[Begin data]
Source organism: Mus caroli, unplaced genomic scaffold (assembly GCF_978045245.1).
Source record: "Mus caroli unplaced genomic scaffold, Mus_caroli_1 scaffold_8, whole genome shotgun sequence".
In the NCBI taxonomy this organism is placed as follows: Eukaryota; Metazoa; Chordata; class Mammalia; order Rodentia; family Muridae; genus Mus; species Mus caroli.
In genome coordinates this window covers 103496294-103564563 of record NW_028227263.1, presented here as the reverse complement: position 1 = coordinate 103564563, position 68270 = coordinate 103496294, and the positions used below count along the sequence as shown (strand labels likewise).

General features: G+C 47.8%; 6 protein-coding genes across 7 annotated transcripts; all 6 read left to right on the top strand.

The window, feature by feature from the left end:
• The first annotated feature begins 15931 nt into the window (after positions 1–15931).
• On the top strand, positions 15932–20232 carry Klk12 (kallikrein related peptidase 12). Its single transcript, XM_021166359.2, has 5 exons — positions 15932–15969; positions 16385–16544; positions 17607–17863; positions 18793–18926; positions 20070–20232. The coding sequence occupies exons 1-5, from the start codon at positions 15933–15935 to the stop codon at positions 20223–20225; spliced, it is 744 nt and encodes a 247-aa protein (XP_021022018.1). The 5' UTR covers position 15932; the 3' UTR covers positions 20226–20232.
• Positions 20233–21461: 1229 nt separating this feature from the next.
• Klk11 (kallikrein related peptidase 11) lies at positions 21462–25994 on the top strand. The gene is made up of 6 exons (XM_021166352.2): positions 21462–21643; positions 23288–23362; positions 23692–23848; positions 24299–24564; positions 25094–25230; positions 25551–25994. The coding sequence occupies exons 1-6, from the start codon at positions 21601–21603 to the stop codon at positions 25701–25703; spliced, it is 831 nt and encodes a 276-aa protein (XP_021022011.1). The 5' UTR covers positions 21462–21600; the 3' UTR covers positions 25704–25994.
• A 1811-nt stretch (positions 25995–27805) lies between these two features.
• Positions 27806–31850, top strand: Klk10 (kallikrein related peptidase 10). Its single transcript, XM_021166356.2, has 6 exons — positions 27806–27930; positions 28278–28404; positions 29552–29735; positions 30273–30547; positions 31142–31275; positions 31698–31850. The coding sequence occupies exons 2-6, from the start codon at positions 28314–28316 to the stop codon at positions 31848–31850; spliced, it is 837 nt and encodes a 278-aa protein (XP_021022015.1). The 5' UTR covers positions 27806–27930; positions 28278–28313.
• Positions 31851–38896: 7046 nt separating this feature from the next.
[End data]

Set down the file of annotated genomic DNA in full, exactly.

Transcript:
Source organism: Mus caroli, unplaced genomic scaffold (assembly GCF_978045245.1).
Source record: "Mus caroli unplaced genomic scaffold, Mus_caroli_1 scaffold_8, whole genome shotgun sequence".
In the NCBI taxonomy this organism is placed as follows: Eukaryota; Metazoa; Chordata; class Mammalia; order Rodentia; family Muridae; genus Mus; species Mus caroli.
In genome coordinates this window covers 103496294-103564563 of record NW_028227263.1, presented here as the reverse complement: position 1 = coordinate 103564563, position 68270 = coordinate 103496294, and the positions used below count along the sequence as shown (strand labels likewise).

General features: G+C 47.8%; 6 protein-coding genes across 7 annotated transcripts; all 6 read left to right on the top strand.

The window, feature by feature from the left end:
• The first annotated feature begins 15931 nt into the window (after positions 1–15931).
• On the top strand, positions 15932–20232 carry Klk12 (kallikrein related peptidase 12). Its single transcript, XM_021166359.2, has 5 exons — positions 15932–15969; positions 16385–16544; positions 17607–17863; positions 18793–18926; positions 20070–20232. The coding sequence occupies exons 1-5, from the start codon at positions 15933–15935 to the stop codon at positions 20223–20225; spliced, it is 744 nt and encodes a 247-aa protein (XP_021022018.1). The 5' UTR covers position 15932; the 3' UTR covers positions 20226–20232.
• Positions 20233–21461: 1229 nt separating this feature from the next.
• Klk11 (kallikrein related peptidase 11) lies at positions 21462–25994 on the top strand. The gene is made up of 6 exons (XM_021166352.2): positions 21462–21643; positions 23288–23362; positions 23692–23848; positions 24299–24564; positions 25094–25230; positions 25551–25994. The coding sequence occupies exons 1-6, from the start codon at positions 21601–21603 to the stop codon at positions 25701–25703; spliced, it is 831 nt and encodes a 276-aa protein (XP_021022011.1). The 5' UTR covers positions 21462–21600; the 3' UTR covers positions 25704–25994.
• A 1811-nt stretch (positions 25995–27805) lies between these two features.
• Positions 27806–31850, top strand: Klk10 (kallikrein related peptidase 10). Its single transcript, XM_021166356.2, has 6 exons — positions 27806–27930; positions 28278–28404; positions 29552–29735; positions 30273–30547; positions 31142–31275; positions 31698–31850. The coding sequence occupies exons 2-6, from the start codon at positions 28314–28316 to the stop codon at positions 31848–31850; spliced, it is 837 nt and encodes a 278-aa protein (XP_021022015.1). The 5' UTR covers positions 27806–27930; positions 28278–28313.
• Positions 31851–38896: 7046 nt separating this feature from the next.